Curry loses ballot fight
GLENWOOD SPRINGS – Colorado Rep. Kathleen Curry, I-Gunnison, remains upbeat about her chances to win re-election to the District 61 seat in the state House, despite losing a court fight over access to the ballot in the November general election.
The ruling confirmed her status as an independent write-in candidate. Curry, who is a Gunnison rancher, faces Republican nominee Luke Korkowski, an attorney from Crested Butte, and Democrat Roger Wilson, a computer technician from Glenwood Springs. Curry’s district includes Aspen and Pitkin County.
In an e-mailed message to supporters, constituents and the media, Curry said, “As the saying goes – it is all good!”
Working with La Plata County Commissioner Joelle Riddle, Curry had challenged a state election law that imposes different rules on unaffiliated candidates than on those affiliated with a political party. Curry ended her affiliation with the Democrats last December, becoming the Legislature’s only unaffiliated member.
U.S. District Judge Marcia Krieger ruled that the state’s laws did not violate the pair’s First Amendment or Equal Protection rights under the Constitution.
“The presence of independent candidates in an election has distinct benefits,” the judge wrote in her opinion, according to Curry. “But if it is totally unregulated, it can increase voter confusion and distraction, political opportunism, and obscure rather than clarify the differences between policy positions.”
“While I am disappointed in the ruling, I very much respect the court and its decision and will move forward accordingly,” Curry said in a prepared statement.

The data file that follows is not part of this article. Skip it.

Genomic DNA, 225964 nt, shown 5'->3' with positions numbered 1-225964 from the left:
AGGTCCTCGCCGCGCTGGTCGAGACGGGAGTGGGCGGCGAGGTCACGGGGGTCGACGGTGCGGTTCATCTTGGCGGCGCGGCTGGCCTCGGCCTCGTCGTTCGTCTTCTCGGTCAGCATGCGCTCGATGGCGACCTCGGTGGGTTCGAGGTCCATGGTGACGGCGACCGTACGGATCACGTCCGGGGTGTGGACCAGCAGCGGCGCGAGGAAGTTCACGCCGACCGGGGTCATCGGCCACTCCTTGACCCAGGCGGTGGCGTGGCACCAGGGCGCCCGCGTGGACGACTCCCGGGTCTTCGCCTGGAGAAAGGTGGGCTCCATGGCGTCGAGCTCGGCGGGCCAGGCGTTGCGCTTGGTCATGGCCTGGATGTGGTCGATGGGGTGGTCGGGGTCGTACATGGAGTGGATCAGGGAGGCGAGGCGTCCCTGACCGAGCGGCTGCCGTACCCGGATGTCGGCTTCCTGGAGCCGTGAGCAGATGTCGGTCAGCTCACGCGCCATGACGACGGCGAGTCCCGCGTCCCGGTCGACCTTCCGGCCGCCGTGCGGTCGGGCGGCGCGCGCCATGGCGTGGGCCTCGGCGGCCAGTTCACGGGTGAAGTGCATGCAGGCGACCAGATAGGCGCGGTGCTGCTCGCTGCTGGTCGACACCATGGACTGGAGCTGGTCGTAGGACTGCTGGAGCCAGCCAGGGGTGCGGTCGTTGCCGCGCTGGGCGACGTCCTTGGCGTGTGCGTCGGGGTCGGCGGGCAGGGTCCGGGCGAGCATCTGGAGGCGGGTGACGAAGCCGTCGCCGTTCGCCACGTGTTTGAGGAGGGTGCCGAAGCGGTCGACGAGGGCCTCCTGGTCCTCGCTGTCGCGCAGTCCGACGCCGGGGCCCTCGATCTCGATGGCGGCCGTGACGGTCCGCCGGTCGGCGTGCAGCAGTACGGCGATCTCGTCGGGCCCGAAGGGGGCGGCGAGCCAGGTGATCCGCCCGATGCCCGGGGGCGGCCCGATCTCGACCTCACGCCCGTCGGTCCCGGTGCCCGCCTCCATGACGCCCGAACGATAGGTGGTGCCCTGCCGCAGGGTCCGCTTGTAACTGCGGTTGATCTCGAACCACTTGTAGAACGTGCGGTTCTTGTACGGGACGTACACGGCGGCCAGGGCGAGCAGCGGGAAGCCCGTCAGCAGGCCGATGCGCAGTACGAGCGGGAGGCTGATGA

“In this case we were not seeking to ‘totally unregulate’ the presence of independent candidates,” Curry continued, also disputing the idea that independent candidates are “causing confusion” or are “a distraction for voters.”
“Independent candidates offer an option for the over one-third of Colorado voters [who] have chosen not to participate in the two-party system,” she said.
Contacted at her Gunnison home Thursday, Curry said her strategy for the coming campaign is “really a two-pronged approach.”
First, she said she must inform voters on “why they should vote for me” and keep her in office for another term.
Just as important, she said, is that she and her campaign staff must help voters understand how they can vote for her, if they choose to, under the state’s write-in regulations.
The write-in process, according to Garfield County Clerk Jean Alberico, is “a fairly straightforward one” and should not present a barrier for voters.
She and other clerks in the five-county district have been in contact with each other and with the Secretary of State’s Office about the matter, and Alberico expressed confidence that the election will go smoothly despite the added complication.
Curry noted that state officials are predicting as much as 60 to 65 percent of the votes cast will be in early balloting, which is on paper ballots with a write-in line clearly isolated.
And Alberico said that the electronic voting machines have a well-established series of steps for accommodating write-ins.
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